'The Age of AI'

Another fast-moving technology setting off alarm bells on the Hill is artificial intelligence. After China proposed new regulations for the AI industry, Senate Majority Leader Chuck Schumer of New York this week said he’s circulated a “framework” for rules to help the U.S. stay competitive with Beijing on the regulatory front and rein in potentially damaging AI tools.

The ChatGPT chat screen on a smartphone.
ChatGPT.Gabby Jones / Bloomberg via Getty Images

While generative AI tools have gained huge popularity — OpenAI’s ChatGPT chatbot has attracted more than 100 million monthly users in mere months — some are being used for more nefarious purposes. Deepfake software has made it easier for people to make and sell nonconsensual sexually explicit material featuring the images of celebrities and other women. There’s also a fear that deepfakes could be used by foreign governments or other entities to interfere in future U.S. elections. And sophisticated scammers are now using voice cloning software to trick unsuspecting victims to send money to people they believe are family members in distress.       

“The age of AI is here, and here to stay,” Schumer said in a statement. “I look forward to working across the aisle, across the industry and across the country and beyond to shape this proposal and refine legislation to make sure AI delivers on its promise to create a better world.”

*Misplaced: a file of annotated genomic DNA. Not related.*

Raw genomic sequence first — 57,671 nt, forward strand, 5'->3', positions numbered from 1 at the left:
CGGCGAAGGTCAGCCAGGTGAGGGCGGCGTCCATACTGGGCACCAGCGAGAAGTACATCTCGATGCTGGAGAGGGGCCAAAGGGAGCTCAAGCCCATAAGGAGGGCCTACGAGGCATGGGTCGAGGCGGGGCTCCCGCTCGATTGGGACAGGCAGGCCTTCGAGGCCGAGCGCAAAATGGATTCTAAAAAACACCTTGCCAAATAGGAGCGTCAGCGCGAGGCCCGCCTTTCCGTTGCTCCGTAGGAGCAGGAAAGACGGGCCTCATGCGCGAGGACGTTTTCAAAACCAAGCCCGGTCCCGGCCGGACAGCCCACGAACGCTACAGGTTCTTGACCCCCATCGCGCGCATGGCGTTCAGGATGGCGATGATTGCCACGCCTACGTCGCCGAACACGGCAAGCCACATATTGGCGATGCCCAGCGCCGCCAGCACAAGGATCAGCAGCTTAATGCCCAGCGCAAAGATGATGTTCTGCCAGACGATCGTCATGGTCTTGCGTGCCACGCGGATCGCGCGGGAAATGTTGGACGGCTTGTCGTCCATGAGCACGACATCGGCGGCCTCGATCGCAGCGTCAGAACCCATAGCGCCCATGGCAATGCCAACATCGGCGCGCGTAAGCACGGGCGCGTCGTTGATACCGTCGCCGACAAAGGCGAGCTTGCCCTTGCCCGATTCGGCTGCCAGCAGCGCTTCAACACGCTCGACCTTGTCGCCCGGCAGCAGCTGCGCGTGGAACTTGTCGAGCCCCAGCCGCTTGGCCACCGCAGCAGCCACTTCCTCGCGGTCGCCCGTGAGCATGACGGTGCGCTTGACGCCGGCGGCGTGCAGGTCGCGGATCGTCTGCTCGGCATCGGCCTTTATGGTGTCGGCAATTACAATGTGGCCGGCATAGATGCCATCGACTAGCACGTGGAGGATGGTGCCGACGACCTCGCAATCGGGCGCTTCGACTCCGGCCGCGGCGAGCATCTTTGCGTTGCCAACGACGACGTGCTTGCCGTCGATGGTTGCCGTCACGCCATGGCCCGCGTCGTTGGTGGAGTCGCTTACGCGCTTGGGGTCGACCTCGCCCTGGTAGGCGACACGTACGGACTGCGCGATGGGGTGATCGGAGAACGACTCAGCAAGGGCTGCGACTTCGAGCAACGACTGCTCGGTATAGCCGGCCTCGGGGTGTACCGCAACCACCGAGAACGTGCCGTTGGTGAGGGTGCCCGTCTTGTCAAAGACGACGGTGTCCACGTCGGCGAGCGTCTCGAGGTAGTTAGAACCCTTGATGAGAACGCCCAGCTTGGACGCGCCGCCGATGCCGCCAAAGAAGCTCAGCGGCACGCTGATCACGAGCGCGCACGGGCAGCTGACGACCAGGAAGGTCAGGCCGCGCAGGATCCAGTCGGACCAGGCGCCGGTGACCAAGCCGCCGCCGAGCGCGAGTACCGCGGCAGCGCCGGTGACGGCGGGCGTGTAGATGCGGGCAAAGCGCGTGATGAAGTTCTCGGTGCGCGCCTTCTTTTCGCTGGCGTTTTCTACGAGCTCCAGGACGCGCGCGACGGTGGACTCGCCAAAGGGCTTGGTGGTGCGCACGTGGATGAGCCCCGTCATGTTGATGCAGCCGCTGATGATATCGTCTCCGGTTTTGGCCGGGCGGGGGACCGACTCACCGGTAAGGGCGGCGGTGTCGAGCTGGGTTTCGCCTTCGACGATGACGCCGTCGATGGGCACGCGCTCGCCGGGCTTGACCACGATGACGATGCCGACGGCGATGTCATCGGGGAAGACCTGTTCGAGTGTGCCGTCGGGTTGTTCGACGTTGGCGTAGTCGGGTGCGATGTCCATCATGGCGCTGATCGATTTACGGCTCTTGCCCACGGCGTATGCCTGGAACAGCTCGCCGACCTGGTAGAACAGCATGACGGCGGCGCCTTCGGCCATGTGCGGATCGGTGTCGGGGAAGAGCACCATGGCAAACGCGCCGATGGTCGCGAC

Meanwhile, Rep. Ted Lieu, D-Calif., who earned a computer science degree from Stanford, told NBC News he’s planning to roll out legislation soon that would create a bipartisan commission to make recommendations to Congress about what types of AI should be regulated and how lawmakers could do it. 

“There’s nothing partisan about artificial intelligence,” said Lieu, a member of the House Democratic leadership team.

Sen. Brian Schatz, D-Hawaii, another member of the Commerce committee, agrees there is space and the will to pass new tech regulations before the next election. 

“I think what causes us to have some more optimism is that it’s not polarized in obvious ways around political party. And that’s where the deal space lies,” the senator said in an interview. “The net neutrality fight and the section 230 fight were turned into partisan battles. But tech policy ought not to be that way and the Commerce Committee traditionally has worked in a bipartisan manner."

“So I will say I’m more hopeful than I have been in the past several years."